Strategies for Coping With Career Indecision During the College-to-Work Transition: Concurrent and Predictive Validity

Yuliya Lipshits-Braziler*, Hedva Braunstein-Bercovitz, Nitzan Kapach-Royf

*Corresponding author for this work

Research output: Contribution to journalArticlepeer-review

8 Scopus citations

Abstract

The goal of the present research was to test a model of strategies for coping with career indecision during the college-to-work transition and its accompanied measure (the Strategies for Coping with Career Indecision–College-to-Work Transition Questionnaire [SCCI-CWTQ]), as predictors of career choice-related outcomes. Study 1 (N = 522) supported the psychometric properties of the SCCI-CWTQ in a sample of college seniors and confirmed the model’s hierarchical structure with three coping styles: productive, support-seeking, and nonproductive styles. Study 2 (N = 659) tested the concurrent and incremental predictive validity of the SCCI-CWTQ. The results showed that productive coping style was positively associated with a sense of coping efficacy, career decision status, and career choice satisfaction 1 year following graduation, whereas using a nonproductive coping style was negatively related to those outcomes and positively associated with career decisional distress. Theoretical as well as practical implications pertaining to career decision-making during the college-to-work transition are suggested.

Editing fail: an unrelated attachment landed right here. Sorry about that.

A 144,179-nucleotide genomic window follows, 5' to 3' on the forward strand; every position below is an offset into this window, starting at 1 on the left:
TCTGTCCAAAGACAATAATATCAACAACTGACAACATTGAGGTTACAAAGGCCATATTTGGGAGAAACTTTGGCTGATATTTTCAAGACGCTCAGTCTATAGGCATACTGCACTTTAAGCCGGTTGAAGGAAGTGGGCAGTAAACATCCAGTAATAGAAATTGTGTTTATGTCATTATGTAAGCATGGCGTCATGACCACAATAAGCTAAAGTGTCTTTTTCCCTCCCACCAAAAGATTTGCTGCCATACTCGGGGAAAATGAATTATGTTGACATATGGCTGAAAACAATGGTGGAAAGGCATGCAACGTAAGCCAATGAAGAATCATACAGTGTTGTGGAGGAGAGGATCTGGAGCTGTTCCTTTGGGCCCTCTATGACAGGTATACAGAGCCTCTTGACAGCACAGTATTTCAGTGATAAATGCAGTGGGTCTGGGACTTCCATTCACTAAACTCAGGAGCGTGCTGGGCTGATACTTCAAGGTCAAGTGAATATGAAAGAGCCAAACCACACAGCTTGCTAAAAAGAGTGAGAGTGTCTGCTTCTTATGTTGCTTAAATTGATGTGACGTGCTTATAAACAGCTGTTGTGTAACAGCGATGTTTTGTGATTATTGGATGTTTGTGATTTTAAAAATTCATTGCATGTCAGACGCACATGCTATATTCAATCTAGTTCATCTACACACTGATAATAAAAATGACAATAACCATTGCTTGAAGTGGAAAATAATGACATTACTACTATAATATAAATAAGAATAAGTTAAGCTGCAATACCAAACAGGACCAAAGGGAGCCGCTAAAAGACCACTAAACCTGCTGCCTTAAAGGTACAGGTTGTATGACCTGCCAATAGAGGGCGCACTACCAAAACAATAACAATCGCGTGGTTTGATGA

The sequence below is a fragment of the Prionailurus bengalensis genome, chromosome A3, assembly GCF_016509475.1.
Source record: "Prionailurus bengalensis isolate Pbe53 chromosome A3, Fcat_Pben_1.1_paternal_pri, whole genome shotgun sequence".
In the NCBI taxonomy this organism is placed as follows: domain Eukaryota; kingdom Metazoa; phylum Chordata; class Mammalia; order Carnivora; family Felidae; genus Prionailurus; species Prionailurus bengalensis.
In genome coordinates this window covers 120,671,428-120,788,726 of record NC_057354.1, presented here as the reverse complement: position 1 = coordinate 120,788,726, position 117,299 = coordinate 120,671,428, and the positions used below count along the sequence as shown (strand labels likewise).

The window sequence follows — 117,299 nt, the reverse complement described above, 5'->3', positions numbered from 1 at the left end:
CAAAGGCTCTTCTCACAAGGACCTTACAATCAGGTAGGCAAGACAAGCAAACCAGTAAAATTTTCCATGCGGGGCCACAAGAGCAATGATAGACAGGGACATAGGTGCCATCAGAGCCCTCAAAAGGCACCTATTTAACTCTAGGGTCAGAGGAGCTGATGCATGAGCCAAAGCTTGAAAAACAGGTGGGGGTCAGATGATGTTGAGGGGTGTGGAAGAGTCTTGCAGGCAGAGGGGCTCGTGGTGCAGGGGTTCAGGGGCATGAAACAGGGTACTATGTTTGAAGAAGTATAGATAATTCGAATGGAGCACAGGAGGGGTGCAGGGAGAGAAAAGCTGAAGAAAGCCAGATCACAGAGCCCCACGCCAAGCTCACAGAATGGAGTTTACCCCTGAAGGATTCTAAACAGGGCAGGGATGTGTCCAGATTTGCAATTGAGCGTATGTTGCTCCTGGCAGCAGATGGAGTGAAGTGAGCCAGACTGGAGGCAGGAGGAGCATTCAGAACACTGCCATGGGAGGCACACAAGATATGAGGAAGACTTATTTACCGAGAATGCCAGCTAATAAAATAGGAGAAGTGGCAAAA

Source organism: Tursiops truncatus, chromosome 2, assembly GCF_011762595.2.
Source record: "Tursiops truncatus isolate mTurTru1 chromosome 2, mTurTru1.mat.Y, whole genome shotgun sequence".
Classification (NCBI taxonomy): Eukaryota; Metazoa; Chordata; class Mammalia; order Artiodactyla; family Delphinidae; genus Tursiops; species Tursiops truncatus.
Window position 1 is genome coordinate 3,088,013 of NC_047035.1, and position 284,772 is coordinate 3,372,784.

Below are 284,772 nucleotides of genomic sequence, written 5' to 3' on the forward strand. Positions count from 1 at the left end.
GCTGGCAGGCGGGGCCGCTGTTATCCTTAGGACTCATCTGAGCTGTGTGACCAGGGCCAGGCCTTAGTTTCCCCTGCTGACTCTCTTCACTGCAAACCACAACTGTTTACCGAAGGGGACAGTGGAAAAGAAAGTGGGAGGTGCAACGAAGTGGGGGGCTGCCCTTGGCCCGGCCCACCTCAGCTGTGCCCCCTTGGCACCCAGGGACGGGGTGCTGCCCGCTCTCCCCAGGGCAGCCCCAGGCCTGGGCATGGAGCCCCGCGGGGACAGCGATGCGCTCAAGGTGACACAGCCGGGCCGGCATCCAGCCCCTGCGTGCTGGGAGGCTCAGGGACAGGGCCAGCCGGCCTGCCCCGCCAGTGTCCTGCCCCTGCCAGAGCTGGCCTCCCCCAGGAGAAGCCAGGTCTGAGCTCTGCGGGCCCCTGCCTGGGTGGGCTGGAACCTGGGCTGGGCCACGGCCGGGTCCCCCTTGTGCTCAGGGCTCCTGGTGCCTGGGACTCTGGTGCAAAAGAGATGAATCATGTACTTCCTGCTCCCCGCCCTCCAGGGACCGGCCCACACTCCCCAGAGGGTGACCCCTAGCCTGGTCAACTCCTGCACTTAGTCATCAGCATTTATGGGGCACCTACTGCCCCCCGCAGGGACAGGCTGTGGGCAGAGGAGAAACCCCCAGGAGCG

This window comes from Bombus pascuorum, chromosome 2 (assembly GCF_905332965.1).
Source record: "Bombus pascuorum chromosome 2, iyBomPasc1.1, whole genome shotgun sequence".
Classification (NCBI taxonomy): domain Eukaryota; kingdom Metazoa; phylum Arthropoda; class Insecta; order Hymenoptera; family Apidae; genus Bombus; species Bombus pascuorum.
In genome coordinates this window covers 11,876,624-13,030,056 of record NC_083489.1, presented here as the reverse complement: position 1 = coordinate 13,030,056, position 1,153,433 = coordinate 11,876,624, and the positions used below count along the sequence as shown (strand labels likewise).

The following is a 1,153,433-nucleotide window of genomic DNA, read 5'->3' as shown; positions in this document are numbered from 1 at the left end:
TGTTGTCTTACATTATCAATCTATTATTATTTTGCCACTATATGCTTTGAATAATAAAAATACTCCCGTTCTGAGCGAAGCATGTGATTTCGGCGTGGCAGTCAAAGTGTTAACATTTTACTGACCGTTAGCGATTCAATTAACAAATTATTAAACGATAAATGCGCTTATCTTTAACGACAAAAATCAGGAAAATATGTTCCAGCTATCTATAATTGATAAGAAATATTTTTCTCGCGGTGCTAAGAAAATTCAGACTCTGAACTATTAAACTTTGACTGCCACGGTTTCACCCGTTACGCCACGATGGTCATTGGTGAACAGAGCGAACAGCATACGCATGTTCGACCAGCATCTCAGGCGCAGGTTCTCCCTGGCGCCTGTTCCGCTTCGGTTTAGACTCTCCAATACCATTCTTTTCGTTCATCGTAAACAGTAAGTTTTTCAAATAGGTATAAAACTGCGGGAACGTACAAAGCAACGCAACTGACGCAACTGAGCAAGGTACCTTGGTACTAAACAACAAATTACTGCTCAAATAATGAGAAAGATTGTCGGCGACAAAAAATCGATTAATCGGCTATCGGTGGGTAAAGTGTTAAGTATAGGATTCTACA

Original languageAmerican English
Pages (from-to)440-456
Number of pages17
JournalJournal of Career Assessment
Volume27
Issue number3
DOIs
StatePublished - 1 Aug 2019

Bibliographical note

Publisher Copyright:
© The Author(s) 2018.

Keywords

  • career indecision
  • college-to-work transition
  • nonproductive coping style
  • productive coping style
  • support-seeking coping style

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